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This biography is from Landmarks of Albany County, New York, edited by Amasa J. Parker of Albany, N. Y., Syracuse, N. Y.; D. Mason & Co. Publishers, 1897.

Isaac H. Maynard

Hon. Isaac H. Maynard was born in Bovina, Delaware county, N. Y., April 9, 1838. His paternal ancestry were of English origin, his great-grandfather emigrating to this country from the north of England in 1740. His maternal ancestors were Scotch. His earlier years were passed on his father's farm and in attendance at the district school. In 1854 he entered the Stamford Seminary, where he prepared for college, entering Amherst College in 1858 and graduating with honors in 1862. In the study of Greek he took one of the Mather prizes and for his proficiency in extemporaneous debate during his college course, he received one of the Hardy prizes. He delivered the German oration at the Junior exhibition and was one of the monitors of his class. He pronounced one of the English orations at the commencement and was valedictorian.

Two months after graduating he entered the law office of the late Hon. William Murray, afterwards judge of the Supreme Court at Delhi, N. Y., and was admitted to the bar in 1863. He practiced law in Delhi in 1865, when he removed to Stamford, Delaware county, and formed a partnership with his cousin, F. R. Gilbert, afterwards judge of the Supreme Court, which continued until January, 1878. Mr. Maynard was elected supervisor of the town of Stamford, and in 1870 was re-elected and made chairman of the board. He was largely instrumental in securing the incorporation of the village by special act of the Legislature and was the author of its charter. He was elected the first president and was re-elected unanimously for ten successive years.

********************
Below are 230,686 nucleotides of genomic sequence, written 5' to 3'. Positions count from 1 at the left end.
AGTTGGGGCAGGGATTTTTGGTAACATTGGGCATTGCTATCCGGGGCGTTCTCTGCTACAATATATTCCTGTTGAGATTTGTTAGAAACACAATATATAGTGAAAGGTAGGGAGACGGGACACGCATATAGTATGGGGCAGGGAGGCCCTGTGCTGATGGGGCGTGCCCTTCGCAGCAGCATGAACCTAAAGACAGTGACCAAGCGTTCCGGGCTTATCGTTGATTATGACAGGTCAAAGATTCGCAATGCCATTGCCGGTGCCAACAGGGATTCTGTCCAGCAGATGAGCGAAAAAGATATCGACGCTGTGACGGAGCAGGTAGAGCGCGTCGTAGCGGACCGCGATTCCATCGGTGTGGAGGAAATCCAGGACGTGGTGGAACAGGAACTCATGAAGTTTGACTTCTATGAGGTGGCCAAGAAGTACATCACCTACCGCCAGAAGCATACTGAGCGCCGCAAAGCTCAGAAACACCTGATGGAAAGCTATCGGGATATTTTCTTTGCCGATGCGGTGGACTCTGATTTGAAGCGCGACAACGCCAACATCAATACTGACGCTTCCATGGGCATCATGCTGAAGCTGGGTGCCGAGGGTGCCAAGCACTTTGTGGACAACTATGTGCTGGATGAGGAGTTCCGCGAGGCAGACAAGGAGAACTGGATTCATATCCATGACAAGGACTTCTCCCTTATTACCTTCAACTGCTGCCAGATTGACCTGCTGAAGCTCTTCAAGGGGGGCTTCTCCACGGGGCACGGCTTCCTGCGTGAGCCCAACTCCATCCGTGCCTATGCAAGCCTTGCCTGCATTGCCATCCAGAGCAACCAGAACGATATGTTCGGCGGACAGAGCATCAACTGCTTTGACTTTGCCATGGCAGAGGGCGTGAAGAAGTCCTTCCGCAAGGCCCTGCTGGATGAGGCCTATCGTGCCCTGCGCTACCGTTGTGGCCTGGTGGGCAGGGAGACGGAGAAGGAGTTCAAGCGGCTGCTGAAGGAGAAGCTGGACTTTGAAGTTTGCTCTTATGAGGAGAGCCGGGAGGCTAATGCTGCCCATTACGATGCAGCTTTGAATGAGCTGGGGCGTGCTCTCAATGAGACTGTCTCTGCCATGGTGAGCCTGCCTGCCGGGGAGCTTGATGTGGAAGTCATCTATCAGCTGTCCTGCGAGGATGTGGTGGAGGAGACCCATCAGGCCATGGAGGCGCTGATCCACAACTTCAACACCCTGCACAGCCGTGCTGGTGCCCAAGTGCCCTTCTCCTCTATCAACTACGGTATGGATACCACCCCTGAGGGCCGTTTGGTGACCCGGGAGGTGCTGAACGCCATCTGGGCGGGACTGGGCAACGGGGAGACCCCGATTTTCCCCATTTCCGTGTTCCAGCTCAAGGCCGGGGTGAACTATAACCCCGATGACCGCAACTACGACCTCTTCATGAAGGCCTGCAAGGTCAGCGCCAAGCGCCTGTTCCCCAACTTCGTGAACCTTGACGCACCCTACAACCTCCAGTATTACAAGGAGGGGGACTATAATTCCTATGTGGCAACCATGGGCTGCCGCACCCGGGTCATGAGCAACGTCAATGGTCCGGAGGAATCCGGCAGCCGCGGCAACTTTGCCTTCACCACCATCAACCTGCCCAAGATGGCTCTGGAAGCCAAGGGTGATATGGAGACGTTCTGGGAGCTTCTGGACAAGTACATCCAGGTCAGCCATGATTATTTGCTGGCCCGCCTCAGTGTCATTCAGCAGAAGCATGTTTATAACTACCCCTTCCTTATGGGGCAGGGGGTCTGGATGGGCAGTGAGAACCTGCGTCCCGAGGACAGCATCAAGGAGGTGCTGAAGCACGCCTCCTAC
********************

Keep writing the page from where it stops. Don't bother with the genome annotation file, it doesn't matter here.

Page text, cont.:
In 1875 he was elected a member of the Assembly and in 1876 was re-elected. He was an active supporter of Governor Tilden in the presidential contest of 1877, and was always among the foremost leaders of the Democratic party. In 1877 Mr. Maynard was elected county judge and surrogate of Delaware county and served a full term of six years. In 1883 he was the Democratic candidate for secretary of state. January 1, 1884, he was appointed by Attorney-General O'Brien, deputy attorney- general, which office he held until the following June, when he was called by President Cleveland to assume the duties of second comptroller of the United States Treasury. April 1, 1887, he was appointed assistant secretary of the treasury, to succeed Charles S. Fairchild, who had been made secretary upon the retirement of Daniel Manning. He resigned this position March 5, 1889, but remained at his desk until April 1, at the request of Secretary Windom.

On May 22, 1889, he was appointed by Governor Hill, one of the commissioners to revise the laws of the State of New York and while engaged in this work, he prepared the original draft of the revised corporation laws of the State. January 1, 1890, he was again appointed deputy attorney general by Attorney-General Tabor and re-appointed January 1, 1892, by Attorney-General Rosendale.

On January 19, 1892, he was honored by Governor Flower with the appointment as associate judge of the Court of Appeals, in place of Judge Earl, who had been appointed chief judge to fill the vacancy caused by the death of Judge Ruger, and he was reappointed January 1, 1893, to fill the vacancy caused by the election of Judge Andrews to be chief judge. In the latter year he was nominated by the Democrats to succeed himself, but was defeated. Upon his retirement from the bench, January 1, 1894, Judge Maynard resumed the practice of the law in Albany, in connection with his former partner, Judge Gilbert, the firm being Maynard, Gilbert & Cone. He was an eminent jurist and a lawyer of great learning, and his native sagacity, his long experience and intimate knowledge of men and affairs greatly enhanced his usefulness as a judge of the highest court of the State. He died in Albany June 12, 1896, leaving a widow and one daughter, who reside in Stamford, N. Y.

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